In 1954 the French had left Vietnam for good,
leaving the United States to pick up the pieces against the Communist Viet Minh, later to be known as the Vietcong.
The Suez Canal crisis of 1956 was prompted by a British and French invasion of modern Egypt,
but President Eisenhower forced his NATO allies to offer Egypt to ceasefire anyway.
Great Britain and France had officially been demoted to the minor leagues for good.
In segment 28c: The Iron Curtain Descends, the spread of World Communism is revisited, this time from a Western perspective.
The USSR felt the need to create an Eastern European client network for two reasons:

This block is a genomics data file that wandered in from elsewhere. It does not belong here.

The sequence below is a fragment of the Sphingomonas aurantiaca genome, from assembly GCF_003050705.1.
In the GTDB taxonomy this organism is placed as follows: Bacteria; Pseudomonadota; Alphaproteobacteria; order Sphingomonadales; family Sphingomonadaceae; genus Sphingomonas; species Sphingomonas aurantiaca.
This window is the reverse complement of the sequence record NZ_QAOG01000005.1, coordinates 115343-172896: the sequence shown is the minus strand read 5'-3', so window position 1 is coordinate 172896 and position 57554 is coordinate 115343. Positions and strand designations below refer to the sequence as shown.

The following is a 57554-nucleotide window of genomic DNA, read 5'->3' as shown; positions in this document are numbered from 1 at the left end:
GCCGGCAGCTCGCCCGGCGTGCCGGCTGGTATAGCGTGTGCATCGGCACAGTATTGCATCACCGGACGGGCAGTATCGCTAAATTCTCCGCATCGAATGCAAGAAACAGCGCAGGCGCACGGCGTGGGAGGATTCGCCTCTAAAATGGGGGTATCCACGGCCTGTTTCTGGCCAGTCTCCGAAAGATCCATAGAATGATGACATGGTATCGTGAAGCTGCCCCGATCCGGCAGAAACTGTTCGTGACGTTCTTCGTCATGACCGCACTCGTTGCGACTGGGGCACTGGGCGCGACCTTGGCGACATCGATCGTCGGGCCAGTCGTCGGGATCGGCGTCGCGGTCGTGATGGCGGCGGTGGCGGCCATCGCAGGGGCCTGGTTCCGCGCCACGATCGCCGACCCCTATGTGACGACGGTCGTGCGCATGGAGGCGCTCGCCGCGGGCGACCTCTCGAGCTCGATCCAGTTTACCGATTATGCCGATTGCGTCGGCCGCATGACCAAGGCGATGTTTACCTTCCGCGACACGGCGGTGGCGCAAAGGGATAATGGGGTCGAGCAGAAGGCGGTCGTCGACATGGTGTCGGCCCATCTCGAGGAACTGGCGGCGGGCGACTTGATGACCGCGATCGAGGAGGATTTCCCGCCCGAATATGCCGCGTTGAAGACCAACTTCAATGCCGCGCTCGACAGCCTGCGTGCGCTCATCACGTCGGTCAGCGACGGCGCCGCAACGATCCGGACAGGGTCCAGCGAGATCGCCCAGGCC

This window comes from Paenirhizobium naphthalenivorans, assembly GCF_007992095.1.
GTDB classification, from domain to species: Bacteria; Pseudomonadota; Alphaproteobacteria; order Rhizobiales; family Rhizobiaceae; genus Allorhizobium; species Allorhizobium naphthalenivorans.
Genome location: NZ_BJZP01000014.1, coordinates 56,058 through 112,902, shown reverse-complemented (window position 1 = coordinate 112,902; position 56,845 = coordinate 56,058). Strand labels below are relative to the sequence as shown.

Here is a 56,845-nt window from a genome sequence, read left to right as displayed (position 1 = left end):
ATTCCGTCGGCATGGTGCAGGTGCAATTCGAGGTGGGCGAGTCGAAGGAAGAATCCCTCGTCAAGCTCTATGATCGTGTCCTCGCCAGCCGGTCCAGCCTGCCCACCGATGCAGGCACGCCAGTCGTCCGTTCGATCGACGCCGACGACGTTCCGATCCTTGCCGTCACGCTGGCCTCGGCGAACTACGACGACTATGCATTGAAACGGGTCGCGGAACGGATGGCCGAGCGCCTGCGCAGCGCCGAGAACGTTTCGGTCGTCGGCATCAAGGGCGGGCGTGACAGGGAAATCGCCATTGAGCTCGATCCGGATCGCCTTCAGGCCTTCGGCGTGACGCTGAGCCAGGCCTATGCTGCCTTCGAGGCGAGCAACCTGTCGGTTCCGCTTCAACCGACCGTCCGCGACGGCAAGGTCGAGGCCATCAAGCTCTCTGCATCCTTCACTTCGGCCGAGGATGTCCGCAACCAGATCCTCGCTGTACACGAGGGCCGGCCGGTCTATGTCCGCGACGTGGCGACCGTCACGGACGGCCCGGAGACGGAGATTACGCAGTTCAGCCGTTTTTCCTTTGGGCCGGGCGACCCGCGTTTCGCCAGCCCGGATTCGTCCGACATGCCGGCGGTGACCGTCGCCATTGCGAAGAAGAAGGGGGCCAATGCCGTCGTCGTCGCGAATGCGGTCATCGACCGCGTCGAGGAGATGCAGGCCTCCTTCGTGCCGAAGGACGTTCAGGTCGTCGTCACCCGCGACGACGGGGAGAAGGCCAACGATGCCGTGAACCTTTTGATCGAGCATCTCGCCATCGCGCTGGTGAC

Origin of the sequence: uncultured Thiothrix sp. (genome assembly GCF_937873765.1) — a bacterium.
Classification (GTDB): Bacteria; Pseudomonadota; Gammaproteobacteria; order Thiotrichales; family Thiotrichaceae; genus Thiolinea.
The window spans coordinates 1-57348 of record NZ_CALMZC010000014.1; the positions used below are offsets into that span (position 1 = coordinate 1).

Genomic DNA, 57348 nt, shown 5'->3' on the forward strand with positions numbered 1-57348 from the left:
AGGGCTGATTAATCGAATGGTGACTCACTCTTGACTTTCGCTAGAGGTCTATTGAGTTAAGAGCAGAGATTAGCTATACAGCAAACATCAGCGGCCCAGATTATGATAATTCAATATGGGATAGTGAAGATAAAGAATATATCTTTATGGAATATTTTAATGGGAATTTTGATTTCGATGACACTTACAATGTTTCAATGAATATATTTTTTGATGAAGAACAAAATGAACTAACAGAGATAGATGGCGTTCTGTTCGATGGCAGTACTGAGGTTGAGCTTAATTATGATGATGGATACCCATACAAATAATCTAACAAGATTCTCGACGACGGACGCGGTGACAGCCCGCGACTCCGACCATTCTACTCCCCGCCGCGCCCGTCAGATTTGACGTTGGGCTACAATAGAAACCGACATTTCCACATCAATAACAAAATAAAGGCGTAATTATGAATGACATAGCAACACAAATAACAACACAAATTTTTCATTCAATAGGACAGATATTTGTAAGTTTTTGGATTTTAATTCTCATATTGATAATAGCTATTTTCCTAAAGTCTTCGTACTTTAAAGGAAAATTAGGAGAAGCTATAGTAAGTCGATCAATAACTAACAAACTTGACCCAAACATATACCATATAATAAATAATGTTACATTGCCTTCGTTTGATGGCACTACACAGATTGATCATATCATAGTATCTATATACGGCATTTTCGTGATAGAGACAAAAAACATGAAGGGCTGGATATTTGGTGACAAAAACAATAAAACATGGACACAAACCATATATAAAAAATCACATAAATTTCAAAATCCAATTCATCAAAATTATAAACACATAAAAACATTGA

protection from Western invasions and a springboard for exporting Communism.
The Western Allies, on the other hand, were much fairer in their treatment of Japan and Germany.
West Germany was controlled by the US, Britain, and France, and enjoyed a much quicker recovery than did Communist East Germany.
Japan was ruled by the proconsular figure General Douglas MacArthur, and also benefitted from moderate peace terms.
Yet the rise of Red China provoked a great deal of fear in America,
and a conservative backlash against the Truman administration brought to power another American general, Dwight David Eisenhower.